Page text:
More than four million men, women and children have fled their country since Russia invaded in February, with the majority settling in Poland.
According to the latest figures, the British Government has granted around 25,500 visas to those who have made the long journey from the war-torn Slavic state.
However, the Homes for Ukraine scheme – another program that allows UK residents to invite refugees to live in their homes for a minimum of six months – has received much criticism for granting just 2,700 passes from around 30,000 applications.
“It's been very frustrating for people,” said Dr Richey, of Loughborough's School of Business and Economics.
“You open your home feeling the urgency of the situation… and you know how urgent it is.
"I can only imagine that people have gone through their lives to assess whether they can do it, and to respond quickly, and to be faced with all these bureaucratic delays is a headache, to say the least.”
She added: “… this kind of groundswell of empathy is a pretty important moment for the Government to get this right.”
Dr Richey’s comments were made on Besieged: A podcast about Putin’s invasion of Ukraine.
During the episode, Opening your home to a Ukrainian family, she explained how the refugee crisis could potentially be a watershed moment for Britain’s refugee and immigration policies.
With huge support from members of the public, many of whom were moved by the devastating news from Ukraine, the Government opened up its visa policy from just friends and family of UK citizens, to all Ukrainians.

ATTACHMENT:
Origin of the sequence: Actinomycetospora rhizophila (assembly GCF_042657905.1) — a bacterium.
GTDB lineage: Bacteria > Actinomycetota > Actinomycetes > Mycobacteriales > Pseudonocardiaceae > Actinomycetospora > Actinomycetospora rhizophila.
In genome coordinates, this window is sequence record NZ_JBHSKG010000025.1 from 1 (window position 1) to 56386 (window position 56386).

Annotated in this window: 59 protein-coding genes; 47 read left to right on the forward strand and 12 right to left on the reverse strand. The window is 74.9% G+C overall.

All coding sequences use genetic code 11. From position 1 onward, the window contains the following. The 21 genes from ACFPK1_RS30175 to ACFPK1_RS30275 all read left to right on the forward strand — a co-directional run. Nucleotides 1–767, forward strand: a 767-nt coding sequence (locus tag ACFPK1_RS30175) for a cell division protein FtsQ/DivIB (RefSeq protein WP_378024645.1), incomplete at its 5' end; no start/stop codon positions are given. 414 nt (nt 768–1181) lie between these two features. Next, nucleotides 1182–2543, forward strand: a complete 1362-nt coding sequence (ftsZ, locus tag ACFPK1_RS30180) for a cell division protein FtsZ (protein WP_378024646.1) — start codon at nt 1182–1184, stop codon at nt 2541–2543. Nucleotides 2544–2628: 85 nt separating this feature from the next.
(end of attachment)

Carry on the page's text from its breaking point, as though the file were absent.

Dr Richey said: "For the moment it seems like a hopeful opportunity.
"In the UK we can see, in light of that huge outpouring (of support), somewhere between 100,000 and 150,000 people have expressed interest in hosting refugees in their homes.
"It’s that huge public outpouring of support that pushed the Government, who were initially only going to allow Ukrainians with family members in the UK (to allow all Ukrainian refugees).
“So, you can see that public sentiment can really soften some of these policies.
“And, as always, if our politicians see this as an election issue is when they prioritise it.
"But this is a hopeful moment.”
To listen to the episode, visit Apple Podcasts, Spotify, Amazon Music, TuneIn+Alexa and YouTube.
Besieged is produced by Dane Vincent and hosted by Peter Warzynski and invites experts from Loughborough University to discuss wide-ranging issues linked to the war in Ukraine.
Opening your home to a Ukrainian family / E3 - Besieged: A podcast about Putin’s invasion of Ukraine
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